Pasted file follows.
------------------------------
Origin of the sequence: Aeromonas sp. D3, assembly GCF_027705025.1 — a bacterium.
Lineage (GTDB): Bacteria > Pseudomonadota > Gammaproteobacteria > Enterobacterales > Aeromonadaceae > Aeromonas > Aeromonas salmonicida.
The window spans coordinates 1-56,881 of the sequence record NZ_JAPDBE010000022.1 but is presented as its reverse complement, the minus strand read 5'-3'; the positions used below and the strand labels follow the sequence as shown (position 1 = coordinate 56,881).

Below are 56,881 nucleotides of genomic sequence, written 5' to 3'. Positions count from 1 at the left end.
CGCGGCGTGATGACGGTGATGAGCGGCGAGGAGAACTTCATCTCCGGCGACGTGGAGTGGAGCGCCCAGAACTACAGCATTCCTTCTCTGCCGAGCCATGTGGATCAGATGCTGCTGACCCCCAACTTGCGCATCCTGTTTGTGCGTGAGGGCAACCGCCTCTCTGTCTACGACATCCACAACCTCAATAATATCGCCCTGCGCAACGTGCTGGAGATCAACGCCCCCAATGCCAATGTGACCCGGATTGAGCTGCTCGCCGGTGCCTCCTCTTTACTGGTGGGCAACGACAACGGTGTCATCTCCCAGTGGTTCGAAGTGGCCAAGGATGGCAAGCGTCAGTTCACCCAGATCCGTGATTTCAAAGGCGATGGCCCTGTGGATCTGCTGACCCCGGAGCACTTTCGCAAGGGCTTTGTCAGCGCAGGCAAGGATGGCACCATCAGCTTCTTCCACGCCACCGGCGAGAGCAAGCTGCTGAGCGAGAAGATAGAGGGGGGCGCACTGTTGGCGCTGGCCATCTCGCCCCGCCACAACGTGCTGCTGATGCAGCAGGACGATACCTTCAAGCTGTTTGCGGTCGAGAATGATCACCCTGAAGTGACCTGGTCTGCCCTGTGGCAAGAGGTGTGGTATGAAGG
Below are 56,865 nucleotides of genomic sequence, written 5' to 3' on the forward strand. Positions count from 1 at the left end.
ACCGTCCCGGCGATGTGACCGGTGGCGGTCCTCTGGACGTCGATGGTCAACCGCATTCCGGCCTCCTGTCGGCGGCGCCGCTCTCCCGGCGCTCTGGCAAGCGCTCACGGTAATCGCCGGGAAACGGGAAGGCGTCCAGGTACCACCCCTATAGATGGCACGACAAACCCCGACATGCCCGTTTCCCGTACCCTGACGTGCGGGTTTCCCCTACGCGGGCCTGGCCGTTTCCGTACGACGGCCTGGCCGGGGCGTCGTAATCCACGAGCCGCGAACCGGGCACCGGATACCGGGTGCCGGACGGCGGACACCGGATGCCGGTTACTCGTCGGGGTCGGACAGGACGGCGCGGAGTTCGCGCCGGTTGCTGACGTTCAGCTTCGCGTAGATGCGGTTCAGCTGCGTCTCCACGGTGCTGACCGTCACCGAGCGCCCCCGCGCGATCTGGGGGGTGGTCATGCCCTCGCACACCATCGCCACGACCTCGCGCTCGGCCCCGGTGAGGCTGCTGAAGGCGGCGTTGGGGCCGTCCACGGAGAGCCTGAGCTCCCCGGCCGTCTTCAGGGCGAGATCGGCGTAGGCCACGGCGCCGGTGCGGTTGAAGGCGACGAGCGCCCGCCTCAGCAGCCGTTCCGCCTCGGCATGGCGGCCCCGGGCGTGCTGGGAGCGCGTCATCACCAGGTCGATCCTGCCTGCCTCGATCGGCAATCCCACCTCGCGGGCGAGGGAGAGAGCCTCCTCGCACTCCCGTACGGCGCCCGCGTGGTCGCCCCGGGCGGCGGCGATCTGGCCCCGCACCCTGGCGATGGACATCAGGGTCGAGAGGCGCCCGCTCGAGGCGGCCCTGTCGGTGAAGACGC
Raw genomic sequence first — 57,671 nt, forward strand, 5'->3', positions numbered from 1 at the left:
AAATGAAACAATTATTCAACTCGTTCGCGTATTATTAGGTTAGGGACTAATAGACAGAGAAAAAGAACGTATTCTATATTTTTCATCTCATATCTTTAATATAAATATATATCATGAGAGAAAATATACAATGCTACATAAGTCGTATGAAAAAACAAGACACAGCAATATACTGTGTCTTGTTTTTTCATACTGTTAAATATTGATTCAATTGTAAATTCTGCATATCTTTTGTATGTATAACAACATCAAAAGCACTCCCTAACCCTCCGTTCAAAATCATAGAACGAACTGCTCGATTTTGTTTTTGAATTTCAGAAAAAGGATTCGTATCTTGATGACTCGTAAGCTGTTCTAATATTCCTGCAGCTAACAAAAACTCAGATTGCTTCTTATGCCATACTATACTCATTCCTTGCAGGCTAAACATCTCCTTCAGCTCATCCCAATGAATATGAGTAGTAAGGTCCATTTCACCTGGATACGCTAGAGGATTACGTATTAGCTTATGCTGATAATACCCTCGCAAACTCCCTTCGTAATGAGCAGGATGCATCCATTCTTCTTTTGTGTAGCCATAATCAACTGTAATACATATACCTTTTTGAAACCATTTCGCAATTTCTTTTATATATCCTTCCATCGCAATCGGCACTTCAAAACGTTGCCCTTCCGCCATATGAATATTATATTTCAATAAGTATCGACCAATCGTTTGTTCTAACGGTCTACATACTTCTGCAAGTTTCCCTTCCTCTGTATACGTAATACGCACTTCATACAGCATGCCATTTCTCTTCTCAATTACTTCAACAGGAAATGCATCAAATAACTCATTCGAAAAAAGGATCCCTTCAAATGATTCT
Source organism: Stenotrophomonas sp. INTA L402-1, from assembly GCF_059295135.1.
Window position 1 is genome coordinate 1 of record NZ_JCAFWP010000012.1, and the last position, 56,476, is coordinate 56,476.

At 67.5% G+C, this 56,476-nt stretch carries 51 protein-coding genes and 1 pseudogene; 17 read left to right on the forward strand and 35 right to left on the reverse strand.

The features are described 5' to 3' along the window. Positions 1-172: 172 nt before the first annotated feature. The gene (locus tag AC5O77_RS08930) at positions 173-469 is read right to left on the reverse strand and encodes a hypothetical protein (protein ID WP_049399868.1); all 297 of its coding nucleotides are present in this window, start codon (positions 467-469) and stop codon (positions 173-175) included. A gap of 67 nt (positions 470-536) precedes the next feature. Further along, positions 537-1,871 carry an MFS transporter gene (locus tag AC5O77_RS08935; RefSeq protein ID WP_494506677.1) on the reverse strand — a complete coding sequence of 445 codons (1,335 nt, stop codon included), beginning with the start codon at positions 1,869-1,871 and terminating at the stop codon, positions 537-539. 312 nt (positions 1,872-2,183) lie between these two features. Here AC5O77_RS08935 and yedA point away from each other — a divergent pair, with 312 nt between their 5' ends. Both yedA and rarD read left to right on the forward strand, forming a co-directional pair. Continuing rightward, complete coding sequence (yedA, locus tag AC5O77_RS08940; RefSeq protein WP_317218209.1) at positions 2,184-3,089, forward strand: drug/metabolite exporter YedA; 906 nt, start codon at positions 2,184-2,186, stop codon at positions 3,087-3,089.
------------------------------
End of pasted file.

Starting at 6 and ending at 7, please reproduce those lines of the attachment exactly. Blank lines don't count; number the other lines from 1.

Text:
Below are 56,865 nucleotides of genomic sequence, written 5' to 3' on the forward strand. Positions count from 1 at the left end.
ACCGTCCCGGCGATGTGACCGGTGGCGGTCCTCTGGACGTCGATGGTCAACCGCATTCCGGCCTCCTGTCGGCGGCGCCGCTCTCCCGGCGCTCTGGCAAGCGCTCACGGTAATCGCCGGGAAACGGGAAGGCGTCCAGGTACCACCCCTATAGATGGCACGACAAACCCCGACATGCCCGTTTCCCGTACCCTGACGTGCGGGTTTCCCCTACGCGGGCCTGGCCGTTTCCGTACGACGGCCTGGCCGGGGCGTCGTAATCCACGAGCCGCGAACCGGGCACCGGATACCGGGTGCCGGACGGCGGACACCGGATGCCGGTTACTCGTCGGGGTCGGACAGGACGGCGCGGAGTTCGCGCCGGTTGCTGACGTTCAGCTTCGCGTAGATGCGGTTCAGCTGCGTCTCCACGGTGCTGACCGTCACCGAGCGCCCCCGCGCGATCTGGGGGGTGGTCATGCCCTCGCACACCATCGCCACGACCTCGCGCTCGGCCCCGGTGAGGCTGCTGAAGGCGGCGTTGGGGCCGTCCACGGAGAGCCTGAGCTCCCCGGCCGTCTTCAGGGCGAGATCGGCGTAGGCCACGGCGCCGGTGCGGTTGAAGGCGACGAGCGCCCGCCTCAGCAGCCGTTCCGCCTCGGCATGGCGGCCCCGGGCGTGCTGGGAGCGCGTCATCACCAGGTCGATCCTGCCTGCCTCGATCGGCAATCCCACCTCGCGGGCGAGGGAGAGAGCCTCCTCGCACTCCCGTACGGCGCCCGCGTGGTCGCCCCGGGCGGCGGCGATCTGGCCCCGCACCCTGGCGATGGACATCAGGGTCGAGAGGCGCCCGCTCGAGGCGGCCCTGTCGGTGAAGACGC